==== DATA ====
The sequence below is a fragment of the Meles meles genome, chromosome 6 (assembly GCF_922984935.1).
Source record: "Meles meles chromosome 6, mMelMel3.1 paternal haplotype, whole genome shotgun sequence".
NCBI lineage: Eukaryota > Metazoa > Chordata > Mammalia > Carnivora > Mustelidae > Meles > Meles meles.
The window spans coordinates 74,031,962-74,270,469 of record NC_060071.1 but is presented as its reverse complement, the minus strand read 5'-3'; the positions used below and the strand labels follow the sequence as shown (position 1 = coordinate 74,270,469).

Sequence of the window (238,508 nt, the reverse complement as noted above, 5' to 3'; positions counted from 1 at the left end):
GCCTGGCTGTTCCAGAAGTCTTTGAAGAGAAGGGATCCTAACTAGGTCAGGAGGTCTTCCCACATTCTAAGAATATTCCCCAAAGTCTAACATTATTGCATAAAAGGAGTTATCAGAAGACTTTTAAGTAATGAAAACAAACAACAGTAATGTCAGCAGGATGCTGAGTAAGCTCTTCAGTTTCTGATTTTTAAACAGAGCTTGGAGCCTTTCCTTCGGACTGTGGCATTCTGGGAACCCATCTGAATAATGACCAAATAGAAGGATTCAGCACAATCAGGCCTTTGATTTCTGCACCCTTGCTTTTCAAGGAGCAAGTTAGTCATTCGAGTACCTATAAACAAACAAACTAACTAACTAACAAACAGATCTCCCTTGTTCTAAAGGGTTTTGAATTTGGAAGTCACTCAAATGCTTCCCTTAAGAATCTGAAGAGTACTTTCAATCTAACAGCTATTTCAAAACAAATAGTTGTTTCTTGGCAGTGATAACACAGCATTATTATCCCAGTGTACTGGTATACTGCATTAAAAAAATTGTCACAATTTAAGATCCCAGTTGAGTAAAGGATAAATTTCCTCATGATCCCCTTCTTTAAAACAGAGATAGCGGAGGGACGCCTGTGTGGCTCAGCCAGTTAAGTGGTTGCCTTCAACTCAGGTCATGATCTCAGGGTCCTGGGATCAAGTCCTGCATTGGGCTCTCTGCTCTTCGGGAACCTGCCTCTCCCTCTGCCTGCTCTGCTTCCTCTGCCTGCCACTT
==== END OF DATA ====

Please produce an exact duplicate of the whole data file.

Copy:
The sequence below is a fragment of the Meles meles genome, chromosome 6 (assembly GCF_922984935.1).
Source record: "Meles meles chromosome 6, mMelMel3.1 paternal haplotype, whole genome shotgun sequence".
NCBI lineage: Eukaryota > Metazoa > Chordata > Mammalia > Carnivora > Mustelidae > Meles > Meles meles.
The window spans coordinates 74,031,962-74,270,469 of record NC_060071.1 but is presented as its reverse complement, the minus strand read 5'-3'; the positions used below and the strand labels follow the sequence as shown (position 1 = coordinate 74,270,469).

Sequence of the window (238,508 nt, the reverse complement as noted above, 5' to 3'; positions counted from 1 at the left end):
GCCTGGCTGTTCCAGAAGTCTTTGAAGAGAAGGGATCCTAACTAGGTCAGGAGGTCTTCCCACATTCTAAGAATATTCCCCAAAGTCTAACATTATTGCATAAAAGGAGTTATCAGAAGACTTTTAAGTAATGAAAACAAACAACAGTAATGTCAGCAGGATGCTGAGTAAGCTCTTCAGTTTCTGATTTTTAAACAGAGCTTGGAGCCTTTCCTTCGGACTGTGGCATTCTGGGAACCCATCTGAATAATGACCAAATAGAAGGATTCAGCACAATCAGGCCTTTGATTTCTGCACCCTTGCTTTTCAAGGAGCAAGTTAGTCATTCGAGTACCTATAAACAAACAAACTAACTAACTAACAAACAGATCTCCCTTGTTCTAAAGGGTTTTGAATTTGGAAGTCACTCAAATGCTTCCCTTAAGAATCTGAAGAGTACTTTCAATCTAACAGCTATTTCAAAACAAATAGTTGTTTCTTGGCAGTGATAACACAGCATTATTATCCCAGTGTACTGGTATACTGCATTAAAAAAATTGTCACAATTTAAGATCCCAGTTGAGTAAAGGATAAATTTCCTCATGATCCCCTTCTTTAAAACAGAGATAGCGGAGGGACGCCTGTGTGGCTCAGCCAGTTAAGTGGTTGCCTTCAACTCAGGTCATGATCTCAGGGTCCTGGGATCAAGTCCTGCATTGGGCTCTCTGCTCTTCGGGAACCTGCCTCTCCCTCTGCCTGCTCTGCTTCCTCTGCCTGCCACTT